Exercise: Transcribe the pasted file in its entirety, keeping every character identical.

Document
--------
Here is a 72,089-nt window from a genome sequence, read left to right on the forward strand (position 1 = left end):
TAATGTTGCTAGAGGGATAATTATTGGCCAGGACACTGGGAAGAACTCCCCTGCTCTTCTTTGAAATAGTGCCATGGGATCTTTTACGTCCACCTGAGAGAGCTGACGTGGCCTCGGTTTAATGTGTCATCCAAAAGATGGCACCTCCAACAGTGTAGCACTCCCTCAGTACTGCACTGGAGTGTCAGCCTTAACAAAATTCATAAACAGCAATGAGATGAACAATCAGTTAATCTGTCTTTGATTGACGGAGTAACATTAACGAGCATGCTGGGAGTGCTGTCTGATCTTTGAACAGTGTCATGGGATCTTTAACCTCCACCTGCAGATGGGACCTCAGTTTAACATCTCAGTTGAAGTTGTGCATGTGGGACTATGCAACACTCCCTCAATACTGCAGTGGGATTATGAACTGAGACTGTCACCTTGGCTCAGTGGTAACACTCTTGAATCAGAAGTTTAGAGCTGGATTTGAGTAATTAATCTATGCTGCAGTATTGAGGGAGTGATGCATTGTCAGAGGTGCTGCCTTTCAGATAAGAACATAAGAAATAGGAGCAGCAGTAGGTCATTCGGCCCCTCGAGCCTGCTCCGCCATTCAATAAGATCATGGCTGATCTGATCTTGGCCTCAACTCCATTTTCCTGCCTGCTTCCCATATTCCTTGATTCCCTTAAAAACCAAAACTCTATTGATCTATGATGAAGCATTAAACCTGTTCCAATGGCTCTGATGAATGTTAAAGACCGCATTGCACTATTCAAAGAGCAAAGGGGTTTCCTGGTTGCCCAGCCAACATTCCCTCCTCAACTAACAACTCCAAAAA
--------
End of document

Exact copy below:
Here is a 72,089-nt window from a genome sequence, read left to right on the forward strand (position 1 = left end):
TAATGTTGCTAGAGGGATAATTATTGGCCAGGACACTGGGAAGAACTCCCCTGCTCTTCTTTGAAATAGTGCCATGGGATCTTTTACGTCCACCTGAGAGAGCTGACGTGGCCTCGGTTTAATGTGTCATCCAAAAGATGGCACCTCCAACAGTGTAGCACTCCCTCAGTACTGCACTGGAGTGTCAGCCTTAACAAAATTCATAAACAGCAATGAGATGAACAATCAGTTAATCTGTCTTTGATTGACGGAGTAACATTAACGAGCATGCTGGGAGTGCTGTCTGATCTTTGAACAGTGTCATGGGATCTTTAACCTCCACCTGCAGATGGGACCTCAGTTTAACATCTCAGTTGAAGTTGTGCATGTGGGACTATGCAACACTCCCTCAATACTGCAGTGGGATTATGAACTGAGACTGTCACCTTGGCTCAGTGGTAACACTCTTGAATCAGAAGTTTAGAGCTGGATTTGAGTAATTAATCTATGCTGCAGTATTGAGGGAGTGATGCATTGTCAGAGGTGCTGCCTTTCAGATAAGAACATAAGAAATAGGAGCAGCAGTAGGTCATTCGGCCCCTCGAGCCTGCTCCGCCATTCAATAAGATCATGGCTGATCTGATCTTGGCCTCAACTCCATTTTCCTGCCTGCTTCCCATATTCCTTGATTCCCTTAAAAACCAAAACTCTATTGATCTATGATGAAGCATTAAACCTGTTCCAATGGCTCTGATGAATGTTAAAGACCGCATTGCACTATTCAAAGAGCAAAGGGGTTTCCTGGTTGCCCAGCCAACATTCCCTCCTCAACTAACAACTCCAAAAA